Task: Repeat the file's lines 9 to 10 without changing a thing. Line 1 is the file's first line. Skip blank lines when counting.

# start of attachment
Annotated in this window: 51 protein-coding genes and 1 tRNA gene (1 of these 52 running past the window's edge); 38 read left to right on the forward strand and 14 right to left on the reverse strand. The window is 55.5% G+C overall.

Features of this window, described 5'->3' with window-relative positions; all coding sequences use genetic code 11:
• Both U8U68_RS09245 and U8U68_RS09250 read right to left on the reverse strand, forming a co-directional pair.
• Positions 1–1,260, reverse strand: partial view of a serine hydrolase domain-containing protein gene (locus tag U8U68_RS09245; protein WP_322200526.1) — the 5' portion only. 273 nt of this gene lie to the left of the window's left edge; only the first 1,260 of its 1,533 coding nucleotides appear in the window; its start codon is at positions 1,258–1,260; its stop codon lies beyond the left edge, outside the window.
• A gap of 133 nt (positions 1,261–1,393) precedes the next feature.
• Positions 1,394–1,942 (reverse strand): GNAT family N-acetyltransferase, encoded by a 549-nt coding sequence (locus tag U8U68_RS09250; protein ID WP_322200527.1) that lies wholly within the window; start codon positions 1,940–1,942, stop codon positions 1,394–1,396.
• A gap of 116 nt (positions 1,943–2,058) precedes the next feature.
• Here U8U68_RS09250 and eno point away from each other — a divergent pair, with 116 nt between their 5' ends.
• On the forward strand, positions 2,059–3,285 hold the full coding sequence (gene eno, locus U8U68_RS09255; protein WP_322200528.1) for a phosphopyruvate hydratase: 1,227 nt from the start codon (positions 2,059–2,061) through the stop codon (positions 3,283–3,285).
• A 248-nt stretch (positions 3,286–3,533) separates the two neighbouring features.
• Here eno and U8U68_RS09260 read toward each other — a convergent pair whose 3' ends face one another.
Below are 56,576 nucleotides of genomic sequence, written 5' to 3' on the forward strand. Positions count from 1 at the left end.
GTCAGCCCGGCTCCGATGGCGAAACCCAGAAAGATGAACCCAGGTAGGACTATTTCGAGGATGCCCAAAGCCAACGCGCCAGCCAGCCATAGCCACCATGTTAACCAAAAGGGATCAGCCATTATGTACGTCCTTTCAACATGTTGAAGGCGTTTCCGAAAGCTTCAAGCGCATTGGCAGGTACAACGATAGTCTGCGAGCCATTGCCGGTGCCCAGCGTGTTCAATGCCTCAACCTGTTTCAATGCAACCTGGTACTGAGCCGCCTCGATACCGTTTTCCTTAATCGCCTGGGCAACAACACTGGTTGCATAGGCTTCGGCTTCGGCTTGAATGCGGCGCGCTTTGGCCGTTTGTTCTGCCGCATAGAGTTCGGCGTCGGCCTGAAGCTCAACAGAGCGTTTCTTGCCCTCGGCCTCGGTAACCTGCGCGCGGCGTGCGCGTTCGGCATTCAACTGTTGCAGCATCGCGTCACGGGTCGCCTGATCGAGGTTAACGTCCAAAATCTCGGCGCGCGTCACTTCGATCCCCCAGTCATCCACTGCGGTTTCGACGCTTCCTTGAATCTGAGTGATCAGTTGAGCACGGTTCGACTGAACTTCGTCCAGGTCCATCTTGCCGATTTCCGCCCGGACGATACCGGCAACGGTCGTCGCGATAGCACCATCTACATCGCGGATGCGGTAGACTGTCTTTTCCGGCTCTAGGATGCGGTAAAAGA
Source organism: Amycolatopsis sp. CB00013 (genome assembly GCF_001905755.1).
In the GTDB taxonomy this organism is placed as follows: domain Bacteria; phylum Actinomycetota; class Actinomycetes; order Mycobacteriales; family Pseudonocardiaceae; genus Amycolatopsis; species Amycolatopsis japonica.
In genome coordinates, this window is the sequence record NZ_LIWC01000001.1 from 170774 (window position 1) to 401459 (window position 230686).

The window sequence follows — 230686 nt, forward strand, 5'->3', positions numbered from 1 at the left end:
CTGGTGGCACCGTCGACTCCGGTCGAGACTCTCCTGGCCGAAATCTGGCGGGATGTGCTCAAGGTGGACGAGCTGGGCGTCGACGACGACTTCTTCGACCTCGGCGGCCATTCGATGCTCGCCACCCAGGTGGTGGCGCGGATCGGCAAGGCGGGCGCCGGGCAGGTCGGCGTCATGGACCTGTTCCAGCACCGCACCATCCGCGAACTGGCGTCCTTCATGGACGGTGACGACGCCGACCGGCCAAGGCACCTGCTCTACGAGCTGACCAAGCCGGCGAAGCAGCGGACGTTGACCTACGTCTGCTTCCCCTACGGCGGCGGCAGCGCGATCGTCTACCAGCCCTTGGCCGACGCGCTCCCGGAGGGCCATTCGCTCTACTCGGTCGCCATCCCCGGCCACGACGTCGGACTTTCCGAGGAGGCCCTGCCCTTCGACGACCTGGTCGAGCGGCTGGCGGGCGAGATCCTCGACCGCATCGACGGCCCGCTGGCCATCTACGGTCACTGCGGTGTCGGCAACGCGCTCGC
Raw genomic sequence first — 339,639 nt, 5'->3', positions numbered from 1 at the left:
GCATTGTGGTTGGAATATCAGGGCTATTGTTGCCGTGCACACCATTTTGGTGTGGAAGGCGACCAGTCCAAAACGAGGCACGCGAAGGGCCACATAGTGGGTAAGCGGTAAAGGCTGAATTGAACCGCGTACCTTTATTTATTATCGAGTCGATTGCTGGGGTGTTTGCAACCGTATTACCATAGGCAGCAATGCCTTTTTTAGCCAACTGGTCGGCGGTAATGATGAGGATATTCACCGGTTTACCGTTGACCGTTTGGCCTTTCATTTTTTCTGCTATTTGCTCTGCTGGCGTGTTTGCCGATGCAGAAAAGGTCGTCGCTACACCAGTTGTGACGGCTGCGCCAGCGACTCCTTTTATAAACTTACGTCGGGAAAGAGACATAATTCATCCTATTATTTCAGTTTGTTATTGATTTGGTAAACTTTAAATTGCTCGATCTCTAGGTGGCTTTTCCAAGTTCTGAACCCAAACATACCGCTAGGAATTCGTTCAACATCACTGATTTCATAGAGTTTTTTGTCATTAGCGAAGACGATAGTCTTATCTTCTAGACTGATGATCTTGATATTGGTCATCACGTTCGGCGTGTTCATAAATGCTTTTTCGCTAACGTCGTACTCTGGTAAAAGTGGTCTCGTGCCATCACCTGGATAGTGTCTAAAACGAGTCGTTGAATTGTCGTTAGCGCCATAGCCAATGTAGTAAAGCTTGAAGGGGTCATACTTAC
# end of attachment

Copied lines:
• On the forward strand, positions 2,059–3,285 hold the full coding sequence (gene eno, locus U8U68_RS09255; protein WP_322200528.1) for a phosphopyruvate hydratase: 1,227 nt from the start codon (positions 2,059–2,061) through the stop codon (positions 3,283–3,285).
• A 248-nt stretch (positions 3,286–3,533) separates the two neighbouring features.